Universal Studios' theme park in Beijing, China, set to rival Shanghai Disneyland, under fire for 'expensive' tickets

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Universal Studios’ new park in Beijing is facing a backlash after it announced the price of admission tickets, with some costing more than 700 yuan (S$145).

Jointly owned by the Beijing government and Comcast NBCUniversal, the 50 billion yuan (S$7.7 billion) resort in suburban Beijing opens on September 20 and will charge entry prices ranging from 418 yuan (US$64) in the low season to 748 yuan (US$115) during peak seasons, which includes some public holidays and most of the summer holiday period.

The pricing scheme, which the resort said is “in line with market conditions and industry practices”, has prompted complaints about being too expensive.

“Because most likely I’ll only have time to go on special days, such as the National Day holiday, this price does not work for me. It’s too expensive,” said one person on Weibo.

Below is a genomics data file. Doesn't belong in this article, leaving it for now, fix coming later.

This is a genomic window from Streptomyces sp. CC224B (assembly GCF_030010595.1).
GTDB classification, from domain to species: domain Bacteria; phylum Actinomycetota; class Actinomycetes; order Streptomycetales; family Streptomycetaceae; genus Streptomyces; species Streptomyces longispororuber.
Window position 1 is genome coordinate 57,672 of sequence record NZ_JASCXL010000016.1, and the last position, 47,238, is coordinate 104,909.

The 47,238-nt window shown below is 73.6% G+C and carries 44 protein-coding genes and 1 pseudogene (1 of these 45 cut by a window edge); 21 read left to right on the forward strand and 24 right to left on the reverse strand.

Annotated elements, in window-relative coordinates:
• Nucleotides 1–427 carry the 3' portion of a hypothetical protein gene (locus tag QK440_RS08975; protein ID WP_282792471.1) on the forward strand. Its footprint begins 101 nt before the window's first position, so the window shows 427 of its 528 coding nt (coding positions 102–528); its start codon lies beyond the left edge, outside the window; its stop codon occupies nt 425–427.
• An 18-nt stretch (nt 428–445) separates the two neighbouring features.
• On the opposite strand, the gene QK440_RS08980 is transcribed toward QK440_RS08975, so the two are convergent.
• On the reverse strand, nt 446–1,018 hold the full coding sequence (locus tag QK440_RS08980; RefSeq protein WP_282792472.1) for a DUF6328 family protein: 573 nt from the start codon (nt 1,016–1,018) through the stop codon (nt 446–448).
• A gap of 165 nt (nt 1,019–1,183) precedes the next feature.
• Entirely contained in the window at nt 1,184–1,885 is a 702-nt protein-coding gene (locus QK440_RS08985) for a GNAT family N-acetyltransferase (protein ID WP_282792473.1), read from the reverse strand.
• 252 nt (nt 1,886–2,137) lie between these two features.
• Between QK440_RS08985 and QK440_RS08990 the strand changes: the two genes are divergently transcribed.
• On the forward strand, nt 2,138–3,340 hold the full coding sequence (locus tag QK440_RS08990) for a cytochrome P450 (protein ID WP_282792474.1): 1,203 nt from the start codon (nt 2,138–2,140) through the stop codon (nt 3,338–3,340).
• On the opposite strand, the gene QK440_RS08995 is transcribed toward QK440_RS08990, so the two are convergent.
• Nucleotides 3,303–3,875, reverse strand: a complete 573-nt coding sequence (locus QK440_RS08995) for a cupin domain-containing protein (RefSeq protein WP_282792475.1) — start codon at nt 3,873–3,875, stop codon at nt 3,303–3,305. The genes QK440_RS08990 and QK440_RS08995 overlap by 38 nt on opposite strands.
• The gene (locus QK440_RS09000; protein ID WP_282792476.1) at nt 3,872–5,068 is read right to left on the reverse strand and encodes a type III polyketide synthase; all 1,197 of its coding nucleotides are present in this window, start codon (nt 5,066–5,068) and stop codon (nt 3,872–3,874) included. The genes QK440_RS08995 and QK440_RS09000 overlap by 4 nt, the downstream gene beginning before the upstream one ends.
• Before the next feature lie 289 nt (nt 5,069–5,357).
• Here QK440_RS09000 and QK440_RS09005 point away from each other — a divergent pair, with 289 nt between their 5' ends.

People also complained about the high price of food and entertainment in the park.

“I can accept the ticket price, but food and other stuff inside the park are so expensive that I can’t afford them,” another wrote.

Universal Beijing Resort, the biggest Universal Studios park in the world and two hotels, has taken two decades of planning and seven years of construction to complete, the company said earlier this week.

The park has been widely compared to Shanghai Disneyland , one of China’s most popular tourist destinations since it opened in 2016.

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Universal Studios Beijing to open on Sept 20
Universal Studios Beijing to open on Sept 20

The park, located in the capital city’s Tongzhou district, started a trial launch for special guests from Wednesday.

Speculation about the trial tickets, which were not available to the general public, has been in the news since last month.

Tongzhou police announced late last month that four people were detained for illegally scalping the trial tickets for prices ranging from 1,000 yuan (US$154) to 5,000 yuan (US$773).

Over 10,000 residents and 463 companies were relocated to make way for the project, which now has two hotels and seven themed areas.

Talks between the Beijing government and the consortium behind the project started as early as 2001, but it was not until 2014 that central authorities finally approved it.

This article was first published in South China Morning Post.